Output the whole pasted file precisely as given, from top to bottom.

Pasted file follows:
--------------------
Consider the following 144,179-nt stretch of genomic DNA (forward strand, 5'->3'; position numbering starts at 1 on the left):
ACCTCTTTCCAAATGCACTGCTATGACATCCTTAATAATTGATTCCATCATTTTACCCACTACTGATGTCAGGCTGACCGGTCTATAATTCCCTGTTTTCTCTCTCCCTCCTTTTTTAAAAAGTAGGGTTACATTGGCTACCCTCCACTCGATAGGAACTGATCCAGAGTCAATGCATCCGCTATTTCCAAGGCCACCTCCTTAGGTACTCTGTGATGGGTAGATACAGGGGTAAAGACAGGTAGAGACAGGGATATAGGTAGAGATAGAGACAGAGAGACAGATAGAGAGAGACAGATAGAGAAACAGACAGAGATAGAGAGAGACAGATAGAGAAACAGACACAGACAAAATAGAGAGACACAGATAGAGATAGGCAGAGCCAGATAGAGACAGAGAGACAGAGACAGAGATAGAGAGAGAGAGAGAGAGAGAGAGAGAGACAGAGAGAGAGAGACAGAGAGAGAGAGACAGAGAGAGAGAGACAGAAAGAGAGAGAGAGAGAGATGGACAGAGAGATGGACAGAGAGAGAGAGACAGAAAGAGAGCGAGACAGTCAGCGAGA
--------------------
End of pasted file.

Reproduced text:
Consider the following 144,179-nt stretch of genomic DNA (forward strand, 5'->3'; position numbering starts at 1 on the left):
ACCTCTTTCCAAATGCACTGCTATGACATCCTTAATAATTGATTCCATCATTTTACCCACTACTGATGTCAGGCTGACCGGTCTATAATTCCCTGTTTTCTCTCTCCCTCCTTTTTTAAAAAGTAGGGTTACATTGGCTACCCTCCACTCGATAGGAACTGATCCAGAGTCAATGCATCCGCTATTTCCAAGGCCACCTCCTTAGGTACTCTGTGATGGGTAGATACAGGGGTAAAGACAGGTAGAGACAGGGATATAGGTAGAGATAGAGACAGAGAGACAGATAGAGAGAGACAGATAGAGAAACAGACAGAGATAGAGAGAGACAGATAGAGAAACAGACACAGACAAAATAGAGAGACACAGATAGAGATAGGCAGAGCCAGATAGAGACAGAGAGACAGAGACAGAGATAGAGAGAGAGAGAGAGAGAGAGAGAGAGACAGAGAGAGAGAGACAGAGAGAGAGAGACAGAGAGAGAGAGACAGAAAGAGAGAGAGAGAGAGATGGACAGAGAGATGGACAGAGAGAGAGAGACAGAAAGAGAGCGAGACAGTCAGCGAGA